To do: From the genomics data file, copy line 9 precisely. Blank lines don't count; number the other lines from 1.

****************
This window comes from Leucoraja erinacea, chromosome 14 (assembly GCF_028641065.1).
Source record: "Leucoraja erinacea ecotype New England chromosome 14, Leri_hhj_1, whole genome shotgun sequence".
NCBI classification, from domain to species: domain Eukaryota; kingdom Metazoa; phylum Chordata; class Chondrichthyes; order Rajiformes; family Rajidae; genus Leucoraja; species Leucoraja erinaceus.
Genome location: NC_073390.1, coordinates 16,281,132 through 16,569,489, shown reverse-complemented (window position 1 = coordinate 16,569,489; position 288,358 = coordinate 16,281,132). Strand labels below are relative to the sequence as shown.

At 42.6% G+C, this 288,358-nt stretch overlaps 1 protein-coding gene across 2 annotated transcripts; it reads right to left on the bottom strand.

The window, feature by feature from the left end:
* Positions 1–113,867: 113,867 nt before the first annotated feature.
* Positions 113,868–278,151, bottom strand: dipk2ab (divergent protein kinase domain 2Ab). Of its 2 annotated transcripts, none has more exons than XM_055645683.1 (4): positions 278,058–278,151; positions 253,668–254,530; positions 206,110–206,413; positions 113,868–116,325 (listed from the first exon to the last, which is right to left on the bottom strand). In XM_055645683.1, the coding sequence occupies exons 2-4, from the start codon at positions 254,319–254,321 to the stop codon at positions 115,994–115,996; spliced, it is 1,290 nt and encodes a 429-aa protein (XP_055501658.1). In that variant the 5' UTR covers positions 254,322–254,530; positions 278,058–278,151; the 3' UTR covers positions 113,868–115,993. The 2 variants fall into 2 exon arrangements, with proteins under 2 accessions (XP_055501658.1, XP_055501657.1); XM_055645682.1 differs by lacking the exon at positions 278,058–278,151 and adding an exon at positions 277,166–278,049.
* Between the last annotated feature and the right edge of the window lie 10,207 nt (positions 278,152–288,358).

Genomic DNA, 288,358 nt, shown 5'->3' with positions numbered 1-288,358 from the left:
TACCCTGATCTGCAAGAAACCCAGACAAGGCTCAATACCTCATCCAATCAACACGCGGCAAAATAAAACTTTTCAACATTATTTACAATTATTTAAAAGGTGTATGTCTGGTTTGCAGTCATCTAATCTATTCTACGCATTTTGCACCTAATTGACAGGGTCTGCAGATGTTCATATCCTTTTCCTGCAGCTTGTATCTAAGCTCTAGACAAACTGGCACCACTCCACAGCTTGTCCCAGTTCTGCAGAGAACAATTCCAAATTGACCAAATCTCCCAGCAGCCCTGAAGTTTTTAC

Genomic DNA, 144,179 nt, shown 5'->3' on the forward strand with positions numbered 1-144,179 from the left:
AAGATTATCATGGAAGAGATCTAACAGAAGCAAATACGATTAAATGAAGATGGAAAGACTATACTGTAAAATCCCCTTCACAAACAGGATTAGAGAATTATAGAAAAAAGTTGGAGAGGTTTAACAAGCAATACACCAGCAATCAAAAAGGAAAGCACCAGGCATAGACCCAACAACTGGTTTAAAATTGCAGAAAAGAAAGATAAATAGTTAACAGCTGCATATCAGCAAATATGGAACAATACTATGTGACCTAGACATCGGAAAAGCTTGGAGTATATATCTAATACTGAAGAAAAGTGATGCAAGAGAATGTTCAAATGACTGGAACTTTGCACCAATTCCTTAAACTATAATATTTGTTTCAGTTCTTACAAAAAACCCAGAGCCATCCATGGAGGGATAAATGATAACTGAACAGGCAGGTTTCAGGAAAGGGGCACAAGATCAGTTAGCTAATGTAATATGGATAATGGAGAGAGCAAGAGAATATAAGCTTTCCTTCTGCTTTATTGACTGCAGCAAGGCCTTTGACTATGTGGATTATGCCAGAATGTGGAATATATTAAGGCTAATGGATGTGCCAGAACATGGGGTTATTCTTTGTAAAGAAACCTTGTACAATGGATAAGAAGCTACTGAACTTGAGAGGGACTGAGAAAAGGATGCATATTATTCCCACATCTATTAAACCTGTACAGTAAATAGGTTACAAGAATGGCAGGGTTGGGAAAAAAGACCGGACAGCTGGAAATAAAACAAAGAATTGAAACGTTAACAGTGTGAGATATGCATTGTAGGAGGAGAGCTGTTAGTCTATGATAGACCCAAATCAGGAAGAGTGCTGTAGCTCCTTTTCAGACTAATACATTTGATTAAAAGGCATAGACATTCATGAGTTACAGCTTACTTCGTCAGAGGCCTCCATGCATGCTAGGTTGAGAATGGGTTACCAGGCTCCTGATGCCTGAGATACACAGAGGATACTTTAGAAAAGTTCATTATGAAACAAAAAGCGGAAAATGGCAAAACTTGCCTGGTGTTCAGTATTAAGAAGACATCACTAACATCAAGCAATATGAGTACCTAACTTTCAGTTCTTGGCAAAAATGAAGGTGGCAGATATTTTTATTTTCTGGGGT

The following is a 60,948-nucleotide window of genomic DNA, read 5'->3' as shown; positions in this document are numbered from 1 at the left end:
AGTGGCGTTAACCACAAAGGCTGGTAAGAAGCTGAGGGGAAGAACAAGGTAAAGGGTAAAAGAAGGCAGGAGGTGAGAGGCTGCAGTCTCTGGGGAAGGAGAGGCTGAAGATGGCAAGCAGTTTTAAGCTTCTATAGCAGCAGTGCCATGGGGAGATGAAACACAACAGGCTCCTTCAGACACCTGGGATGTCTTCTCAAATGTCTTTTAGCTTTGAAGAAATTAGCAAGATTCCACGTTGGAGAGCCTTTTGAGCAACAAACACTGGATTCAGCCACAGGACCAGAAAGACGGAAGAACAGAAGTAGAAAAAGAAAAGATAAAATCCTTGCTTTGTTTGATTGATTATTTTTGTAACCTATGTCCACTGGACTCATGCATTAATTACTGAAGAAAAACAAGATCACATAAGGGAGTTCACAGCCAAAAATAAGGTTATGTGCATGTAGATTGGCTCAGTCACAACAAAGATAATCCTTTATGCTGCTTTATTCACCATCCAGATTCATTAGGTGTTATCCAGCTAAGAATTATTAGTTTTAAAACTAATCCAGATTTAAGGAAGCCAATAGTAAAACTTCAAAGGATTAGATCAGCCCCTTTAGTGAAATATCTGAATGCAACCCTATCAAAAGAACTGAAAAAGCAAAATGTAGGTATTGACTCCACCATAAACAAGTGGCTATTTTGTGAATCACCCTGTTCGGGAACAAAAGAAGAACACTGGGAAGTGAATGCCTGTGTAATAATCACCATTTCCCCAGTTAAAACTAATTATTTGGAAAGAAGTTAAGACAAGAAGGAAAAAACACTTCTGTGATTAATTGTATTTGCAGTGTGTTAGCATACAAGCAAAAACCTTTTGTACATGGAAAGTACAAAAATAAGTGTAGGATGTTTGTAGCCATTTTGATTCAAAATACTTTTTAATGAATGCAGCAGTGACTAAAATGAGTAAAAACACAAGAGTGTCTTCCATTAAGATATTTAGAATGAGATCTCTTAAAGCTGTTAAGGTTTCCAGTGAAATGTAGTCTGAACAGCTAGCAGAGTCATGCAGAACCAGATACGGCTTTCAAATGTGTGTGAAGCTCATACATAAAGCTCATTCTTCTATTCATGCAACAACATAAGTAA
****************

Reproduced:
* Between the last annotated feature and the right edge of the window lie 10,207 nt (positions 278,152–288,358).